Law And Order

April 26, 2002
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This is a story about a house of a different color.

 

And some mudslinging.

With maybe a historical perspective.

Or maybe it's a story about the long arm of the law as it pertains to LAW.

More likely, however, it's a story about a tit-for-tat match that has absolutely nothing to do with paint and everything to do with embarrassment, harassment and public humiliation.

In one corner stands William Tingley III, executive director of the Local Area Watch (LAW), general manager of Proto-Cam Inc., and general thorn in the side of city government.

In the other corner stand city government officials who like to operate without their motives being called into question while doing the public good.

And in the middle stands the public, which has to be wondering just what the heck is going on here. The relationship between Tingley and the city makes George W. Bush and Osama bin Laden look like barbecue buddies.

Tingley has made a nuisance of himself, in public officials' eyes, over the alleged illegal hauling of contaminated dirt from the site of the former Berkey & Gay building, which is near his Proto-Cam operation. Tingley blew the whistle, the Department of Environmental Quality got involved, and city officials, including Mayor JohnLogie, as well as businesses like Pioneer Inc., Spectrum Health, the former Old Kent Bank and others got dirt on their shoes.

No wrongdoing has been proved, the matter is still being investigated and everyone involved is more than a little miffed. City officials and executives from the area's biggest businesses don't like their names being dragged through the mud. Tingley doesn't like being made out as a pariah in the city, and has formed the separate entity, LAW, to keep up the watchdog vigil.

So they stand at odds, each sticking to their guns.

Now comes the latest salvo in the mudslinging (or moving) saga.

Tingley claims the city has declared its intent to obtain a warrant his arrest on the ground that Tingley has violated the city's historic preservation code.

He questions the timing of such action, as it comes on the heels of LAW filing a lawsuit against the city to disclose documents concerning the alleged dirt dumping.

In essence, Tingley claims the city is threatening to arrest him for painting his house the wrong color.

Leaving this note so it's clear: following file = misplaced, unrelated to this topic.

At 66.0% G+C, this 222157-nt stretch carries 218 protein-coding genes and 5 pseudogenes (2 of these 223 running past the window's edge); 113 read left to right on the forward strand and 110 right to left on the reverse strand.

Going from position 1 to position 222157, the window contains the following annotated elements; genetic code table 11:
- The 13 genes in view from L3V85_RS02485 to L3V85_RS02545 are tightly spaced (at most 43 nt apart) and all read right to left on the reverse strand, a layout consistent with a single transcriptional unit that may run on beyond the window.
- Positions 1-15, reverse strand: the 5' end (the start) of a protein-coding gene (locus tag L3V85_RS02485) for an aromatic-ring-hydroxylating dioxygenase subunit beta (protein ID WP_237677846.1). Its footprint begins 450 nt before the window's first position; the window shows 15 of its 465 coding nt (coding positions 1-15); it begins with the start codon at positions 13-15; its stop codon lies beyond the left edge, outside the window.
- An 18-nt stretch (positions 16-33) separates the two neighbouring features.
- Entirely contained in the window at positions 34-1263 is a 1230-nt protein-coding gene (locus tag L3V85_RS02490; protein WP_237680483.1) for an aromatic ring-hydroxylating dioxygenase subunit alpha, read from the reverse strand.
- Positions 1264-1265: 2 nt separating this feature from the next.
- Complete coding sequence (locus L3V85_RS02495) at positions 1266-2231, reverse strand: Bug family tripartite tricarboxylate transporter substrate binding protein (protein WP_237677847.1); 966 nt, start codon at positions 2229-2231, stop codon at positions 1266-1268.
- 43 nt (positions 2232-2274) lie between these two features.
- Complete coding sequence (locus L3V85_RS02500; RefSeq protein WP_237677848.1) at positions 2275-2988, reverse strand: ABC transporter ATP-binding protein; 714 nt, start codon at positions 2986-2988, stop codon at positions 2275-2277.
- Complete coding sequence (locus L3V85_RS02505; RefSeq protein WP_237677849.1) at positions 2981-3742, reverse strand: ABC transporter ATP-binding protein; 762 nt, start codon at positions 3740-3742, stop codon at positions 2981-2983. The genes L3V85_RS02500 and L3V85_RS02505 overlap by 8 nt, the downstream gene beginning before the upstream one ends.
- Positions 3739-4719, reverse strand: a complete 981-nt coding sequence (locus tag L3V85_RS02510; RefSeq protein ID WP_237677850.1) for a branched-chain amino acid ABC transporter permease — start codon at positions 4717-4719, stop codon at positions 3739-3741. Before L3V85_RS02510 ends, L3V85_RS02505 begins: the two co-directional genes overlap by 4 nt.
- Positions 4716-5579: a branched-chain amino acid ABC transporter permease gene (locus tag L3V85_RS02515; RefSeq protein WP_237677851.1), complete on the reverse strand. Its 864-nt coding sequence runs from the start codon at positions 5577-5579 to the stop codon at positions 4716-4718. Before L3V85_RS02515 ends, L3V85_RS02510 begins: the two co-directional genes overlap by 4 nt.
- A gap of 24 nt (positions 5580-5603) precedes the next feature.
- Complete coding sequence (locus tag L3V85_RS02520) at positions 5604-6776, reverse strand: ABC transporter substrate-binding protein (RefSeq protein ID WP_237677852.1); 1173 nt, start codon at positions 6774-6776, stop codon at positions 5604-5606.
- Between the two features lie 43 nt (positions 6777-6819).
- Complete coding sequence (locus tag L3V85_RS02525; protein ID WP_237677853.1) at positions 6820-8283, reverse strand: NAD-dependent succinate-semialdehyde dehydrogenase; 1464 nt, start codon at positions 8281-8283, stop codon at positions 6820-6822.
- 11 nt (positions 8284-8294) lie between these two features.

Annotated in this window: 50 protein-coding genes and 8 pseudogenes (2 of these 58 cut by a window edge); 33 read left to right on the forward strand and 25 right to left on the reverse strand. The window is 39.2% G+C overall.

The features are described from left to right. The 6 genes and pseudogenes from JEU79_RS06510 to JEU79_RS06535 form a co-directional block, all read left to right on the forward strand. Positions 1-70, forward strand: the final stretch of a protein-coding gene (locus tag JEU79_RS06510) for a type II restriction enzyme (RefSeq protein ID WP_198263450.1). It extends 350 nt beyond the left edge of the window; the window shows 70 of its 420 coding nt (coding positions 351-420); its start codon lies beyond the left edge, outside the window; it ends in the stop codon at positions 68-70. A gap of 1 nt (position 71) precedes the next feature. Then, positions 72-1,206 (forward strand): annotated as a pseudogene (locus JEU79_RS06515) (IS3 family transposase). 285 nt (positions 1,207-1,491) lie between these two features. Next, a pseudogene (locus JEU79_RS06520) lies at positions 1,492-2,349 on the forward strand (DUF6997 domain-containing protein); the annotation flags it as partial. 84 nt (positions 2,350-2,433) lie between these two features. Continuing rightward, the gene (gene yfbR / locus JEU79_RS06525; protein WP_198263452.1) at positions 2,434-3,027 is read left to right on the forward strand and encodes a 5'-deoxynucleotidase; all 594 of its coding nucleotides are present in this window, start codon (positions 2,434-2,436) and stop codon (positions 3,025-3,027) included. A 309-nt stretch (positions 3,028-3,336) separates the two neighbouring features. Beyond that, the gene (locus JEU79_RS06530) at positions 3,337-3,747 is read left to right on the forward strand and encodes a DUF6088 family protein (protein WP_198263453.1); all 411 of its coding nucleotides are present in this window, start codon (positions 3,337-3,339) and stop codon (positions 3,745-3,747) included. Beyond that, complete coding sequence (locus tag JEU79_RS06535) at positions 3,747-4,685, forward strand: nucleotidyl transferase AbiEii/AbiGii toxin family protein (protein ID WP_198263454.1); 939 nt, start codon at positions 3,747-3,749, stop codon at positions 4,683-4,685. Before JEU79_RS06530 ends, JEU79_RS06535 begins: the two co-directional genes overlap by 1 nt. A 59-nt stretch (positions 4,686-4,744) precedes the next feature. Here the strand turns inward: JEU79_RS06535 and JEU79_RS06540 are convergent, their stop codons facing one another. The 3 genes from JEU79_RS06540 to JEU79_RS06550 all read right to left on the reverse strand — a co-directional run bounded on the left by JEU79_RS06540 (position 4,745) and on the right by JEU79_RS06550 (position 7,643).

Tingley owns and resides in a house in the Heritage Hill historic district of downtown Grand Rapids. He began a renovation of the house in July 2000 and said he obtained the approval of the city's Historic Preservation Commission (HPC) for his plans.

"I gave the HPC all my plans. I made full disclosure of what I wanted to do so that they could make sure my improvements were in accord with the historical character of Heritage Hill. I agreed to all the changes they made to my plans. Then I stuck to those plans," he said.

Tingley said his community activism and his private renovation were kept separate, until he notified the city of his intent to sue based on a state environmental protection act.

"I had no problem with the HPC until after my organization, The Local Area Watch, notified the city last April of our intent to sue under the citizens suit provision of Michigan's Natural Resources and Environmental Protection Act," he said. "We alleged that the city assisted local developers in the illegal excavation and dumping of contaminated soil by making available to one of the developers an old city-owned water filtration plant for use as a landfill.

"Then a few weeks later the HPC told me they received a secret complaint about the color I was painting my house. They told me to change it. Later they told me that I couldn't paint my house the same color as my garage. Apparently it didn't matter that they had already approved my plans, including the painting details, months earlier. Later the HPC told me that I didn't get their permission for repairing the sidewalk. I had a permit. I replaced an old broken concrete walk with a new concrete one. Then they held me responsible for the new concrete driveway my neighbor poured for his house.

"The city's so intent upon harassing me that they can't even get their facts straight," he said

Last month, Tingley and LAW sued the city under the Freedom of Information Act in an effort to obtain some documents pertaining to the alleged dirt dumping. The Business Journal carried the story in last week's edition.

On Jan. 31, Tingley claims, attorney Preston Hopson Jr. notified him of the city's intent to arrest him for violation of the city's historic preservation code.

Attorney JohnSmietanka, a former U.S. Attorney for the Western District of Michigan, is representing Tingley in the matter.

Looks like this mudslinging might be heading to court.

  • Who deserves to be on a list that includes Dorothy Comstock Riley, Irma Elder and Marge Byington? That's for you to decide.

The Michigan Business & Professional Association (MBPA) is accepting nominations for its Women & Leadership in the Workplace Awards through Feb. 28.

The categories include business; human service/philanthropic; media; civic affairs/government; education; professional; and small business achievement. Award criteria will consist of significant achievements in given professional fields; recognition by peers for outstanding service; and contributions to the advancement of issues related to women in the business world.

Recipients will be honored by the MBPA at an awards ceremony during the "Women & Leadership in the Workplace VI" conference on April 18 in Livonia.

To receive nomination materials, call the MBPA at (888) 277-6464, or visit its Web site at

www.michbusiness.org

 

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